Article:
Revolver adds Club Championship to world title
Posted: November 1, 2010 07:03 PM
2010 USA Ultimate Club Championships
Open Division Finals
By: Jonathan Neeley, special to usaultimate.org
While you may be quick to credit Revolver’s superior performance in today’s USA Ultimate Club Open Finals game to a year’s worth of motivation provided by last year’s second-place finish, team captain Robbie Cahill would be quick to tell you that you were not seeing the entire picture.
“This goes back to when Revolver was first formed in 2006, when we dedicated ourselves to the goal of rising to the top through putting pieces in place year by year that would allow us to perform on the top level while also adhering to our core principles of discipline, humility, and intensity.”
For many players, coaches, and fans, those three principles admirably capture the Spirit of the Game that makes them love the game of Ultimate.And for today’s Revolver squad, it might be appropriate to make room for a fourth: Readiness.
From the opening pull, Revolver looked focused and prepared to win the game. On the first point, the offense flowed seamlessly down the force side, and before they could even transition into an endzone set, Bart Watson was already hitting a wide open Beau Kittredge with a flawless hammer that established a 1-0 lead. On defense, Revolver’s starting line came out as it had all weekend, working hard to win individual match-ups and apply the pressure that had smothered opposing teams throughout the tournament. While Ironside held to bring the score to 1-1, Revolver’s offensive players took the field with an air of confidence in their own ability to score and the knowledge that when given enough chances to grind the opposition down, their defensive teammates would force turnovers and earn breaks.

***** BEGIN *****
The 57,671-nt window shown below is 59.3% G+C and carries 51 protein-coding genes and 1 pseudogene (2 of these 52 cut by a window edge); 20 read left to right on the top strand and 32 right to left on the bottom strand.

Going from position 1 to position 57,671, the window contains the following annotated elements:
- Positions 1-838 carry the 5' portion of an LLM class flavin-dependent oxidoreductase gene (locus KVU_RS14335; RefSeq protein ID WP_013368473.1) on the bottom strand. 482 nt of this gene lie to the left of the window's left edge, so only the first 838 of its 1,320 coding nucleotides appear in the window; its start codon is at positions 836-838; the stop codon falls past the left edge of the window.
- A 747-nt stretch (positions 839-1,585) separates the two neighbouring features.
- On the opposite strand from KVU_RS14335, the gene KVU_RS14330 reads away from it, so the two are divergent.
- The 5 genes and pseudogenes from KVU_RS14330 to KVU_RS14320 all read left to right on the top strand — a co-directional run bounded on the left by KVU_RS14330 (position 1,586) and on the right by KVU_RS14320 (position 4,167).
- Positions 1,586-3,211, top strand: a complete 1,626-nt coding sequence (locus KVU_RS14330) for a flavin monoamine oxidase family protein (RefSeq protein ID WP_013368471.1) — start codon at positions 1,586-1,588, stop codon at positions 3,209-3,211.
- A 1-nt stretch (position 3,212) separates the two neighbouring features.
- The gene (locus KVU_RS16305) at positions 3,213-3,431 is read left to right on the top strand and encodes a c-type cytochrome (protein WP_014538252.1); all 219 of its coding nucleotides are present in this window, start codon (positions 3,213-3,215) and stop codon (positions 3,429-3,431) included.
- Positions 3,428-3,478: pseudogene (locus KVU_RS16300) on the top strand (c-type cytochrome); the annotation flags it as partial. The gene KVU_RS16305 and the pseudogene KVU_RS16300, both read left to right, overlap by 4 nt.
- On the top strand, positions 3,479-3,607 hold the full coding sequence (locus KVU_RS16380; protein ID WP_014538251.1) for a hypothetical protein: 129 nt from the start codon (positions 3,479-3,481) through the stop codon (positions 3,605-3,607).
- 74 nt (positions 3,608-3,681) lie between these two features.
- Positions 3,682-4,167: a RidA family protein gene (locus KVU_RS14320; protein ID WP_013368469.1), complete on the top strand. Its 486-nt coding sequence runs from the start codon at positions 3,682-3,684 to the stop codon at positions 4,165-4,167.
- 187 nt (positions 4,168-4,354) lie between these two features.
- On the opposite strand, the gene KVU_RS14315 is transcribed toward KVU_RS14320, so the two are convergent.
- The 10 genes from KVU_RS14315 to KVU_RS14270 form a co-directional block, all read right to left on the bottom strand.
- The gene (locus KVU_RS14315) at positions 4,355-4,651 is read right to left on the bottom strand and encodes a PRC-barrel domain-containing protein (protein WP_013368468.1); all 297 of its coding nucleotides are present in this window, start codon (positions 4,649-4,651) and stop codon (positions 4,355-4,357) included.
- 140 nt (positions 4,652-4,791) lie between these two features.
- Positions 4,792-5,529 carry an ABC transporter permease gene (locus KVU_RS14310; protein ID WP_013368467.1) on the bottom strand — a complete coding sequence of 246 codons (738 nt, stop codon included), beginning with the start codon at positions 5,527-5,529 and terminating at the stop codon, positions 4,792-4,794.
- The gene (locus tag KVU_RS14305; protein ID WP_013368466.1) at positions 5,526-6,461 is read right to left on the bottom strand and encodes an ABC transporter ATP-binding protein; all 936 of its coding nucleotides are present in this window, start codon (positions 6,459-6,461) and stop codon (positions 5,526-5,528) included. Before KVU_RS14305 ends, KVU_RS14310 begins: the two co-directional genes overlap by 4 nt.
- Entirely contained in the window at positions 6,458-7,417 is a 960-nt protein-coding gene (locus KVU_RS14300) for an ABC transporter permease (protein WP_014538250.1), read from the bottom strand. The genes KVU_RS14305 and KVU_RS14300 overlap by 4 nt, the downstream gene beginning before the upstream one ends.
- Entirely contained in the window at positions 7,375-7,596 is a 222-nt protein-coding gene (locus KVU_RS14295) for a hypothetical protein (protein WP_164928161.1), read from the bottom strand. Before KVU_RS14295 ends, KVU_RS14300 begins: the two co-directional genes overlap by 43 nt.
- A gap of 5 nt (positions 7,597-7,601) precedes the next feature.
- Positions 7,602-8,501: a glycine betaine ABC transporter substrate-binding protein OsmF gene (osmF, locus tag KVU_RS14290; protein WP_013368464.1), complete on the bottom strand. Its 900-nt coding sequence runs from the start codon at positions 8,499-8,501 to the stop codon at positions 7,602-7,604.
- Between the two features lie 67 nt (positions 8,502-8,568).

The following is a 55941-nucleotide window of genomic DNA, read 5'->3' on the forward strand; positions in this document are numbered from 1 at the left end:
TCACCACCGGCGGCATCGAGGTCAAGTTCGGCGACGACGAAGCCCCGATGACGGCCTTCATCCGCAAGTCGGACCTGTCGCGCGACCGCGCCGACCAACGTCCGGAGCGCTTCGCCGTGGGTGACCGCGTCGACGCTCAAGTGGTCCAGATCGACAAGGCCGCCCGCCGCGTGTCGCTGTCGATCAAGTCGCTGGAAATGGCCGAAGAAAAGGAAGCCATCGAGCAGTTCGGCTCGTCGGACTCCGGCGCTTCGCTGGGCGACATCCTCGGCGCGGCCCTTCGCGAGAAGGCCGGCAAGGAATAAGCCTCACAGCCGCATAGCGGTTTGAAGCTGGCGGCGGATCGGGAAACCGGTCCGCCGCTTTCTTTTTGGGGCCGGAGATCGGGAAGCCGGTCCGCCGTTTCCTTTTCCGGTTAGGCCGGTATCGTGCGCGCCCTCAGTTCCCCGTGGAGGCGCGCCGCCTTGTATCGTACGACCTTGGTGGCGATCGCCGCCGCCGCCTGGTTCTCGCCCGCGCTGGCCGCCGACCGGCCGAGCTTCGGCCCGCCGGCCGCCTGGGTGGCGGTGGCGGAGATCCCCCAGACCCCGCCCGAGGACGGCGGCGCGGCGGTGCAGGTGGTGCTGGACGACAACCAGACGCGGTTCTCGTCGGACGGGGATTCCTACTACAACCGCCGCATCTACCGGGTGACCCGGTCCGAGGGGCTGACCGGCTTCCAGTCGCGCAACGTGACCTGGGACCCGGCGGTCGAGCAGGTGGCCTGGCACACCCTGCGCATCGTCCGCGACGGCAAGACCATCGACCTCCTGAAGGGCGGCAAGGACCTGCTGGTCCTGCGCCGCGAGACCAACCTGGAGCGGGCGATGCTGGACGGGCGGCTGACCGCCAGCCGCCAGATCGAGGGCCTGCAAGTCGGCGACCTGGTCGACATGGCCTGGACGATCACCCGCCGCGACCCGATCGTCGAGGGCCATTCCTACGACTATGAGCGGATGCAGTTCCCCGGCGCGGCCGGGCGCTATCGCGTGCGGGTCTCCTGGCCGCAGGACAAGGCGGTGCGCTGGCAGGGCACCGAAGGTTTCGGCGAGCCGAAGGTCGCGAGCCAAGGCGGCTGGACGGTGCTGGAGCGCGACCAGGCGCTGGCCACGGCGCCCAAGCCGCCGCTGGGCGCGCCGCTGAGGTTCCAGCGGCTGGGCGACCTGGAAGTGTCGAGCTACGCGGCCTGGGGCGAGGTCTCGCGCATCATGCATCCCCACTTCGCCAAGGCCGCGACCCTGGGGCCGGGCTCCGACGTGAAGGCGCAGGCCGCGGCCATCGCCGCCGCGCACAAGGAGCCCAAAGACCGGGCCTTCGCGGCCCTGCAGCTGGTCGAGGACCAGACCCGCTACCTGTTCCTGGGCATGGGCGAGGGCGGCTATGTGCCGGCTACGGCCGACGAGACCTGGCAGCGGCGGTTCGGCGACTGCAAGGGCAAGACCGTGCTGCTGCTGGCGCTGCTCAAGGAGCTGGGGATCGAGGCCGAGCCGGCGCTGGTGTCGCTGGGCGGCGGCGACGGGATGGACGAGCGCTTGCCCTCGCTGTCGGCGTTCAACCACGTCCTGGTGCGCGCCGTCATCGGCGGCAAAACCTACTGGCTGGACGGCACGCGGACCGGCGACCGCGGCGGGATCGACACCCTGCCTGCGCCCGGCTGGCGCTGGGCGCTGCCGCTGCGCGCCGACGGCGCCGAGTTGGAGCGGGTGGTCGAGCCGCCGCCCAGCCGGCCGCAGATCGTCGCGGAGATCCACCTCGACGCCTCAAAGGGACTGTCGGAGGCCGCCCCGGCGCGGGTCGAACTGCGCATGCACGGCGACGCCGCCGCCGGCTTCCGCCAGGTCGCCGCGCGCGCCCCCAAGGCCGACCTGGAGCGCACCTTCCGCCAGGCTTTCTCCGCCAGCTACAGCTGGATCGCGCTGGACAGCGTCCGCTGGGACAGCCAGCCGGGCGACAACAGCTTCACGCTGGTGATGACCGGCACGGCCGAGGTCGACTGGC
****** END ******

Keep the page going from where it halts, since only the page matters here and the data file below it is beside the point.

With the score on serve at 3-2, Revolver got its first chance to do just that. A junk defense that forced Ironside to throw away from the middle of the field and toward the sideline gave Revolver the disc, and while a turnover of their own gave the disc back to Ironside, Revolver took the disc yet again as Ironside missed on an uncharacteristic huck in transition, converting to make the score 5-2.
Ironside would answer back, and with the score at 7-6, the defense had a chance to bring the game even after a Revolver huck to the endzone was overthrown. But as Seth Crockford picked up the disc on the goal line, Revolver’s Tyler Grant poached off of Josh Markette and got a block in the lane. Two throws later, Revolver took half with the score at 8-6.
At halftime, onlookers speculated that Ironside would orchestrate a run. The team’s huddle looked positive and encouraging, and with an undefeated record coming into the Club Championships and a veteran core that played in the Finals just two seasons ago, Ironside was not one to cower in the face of adversity.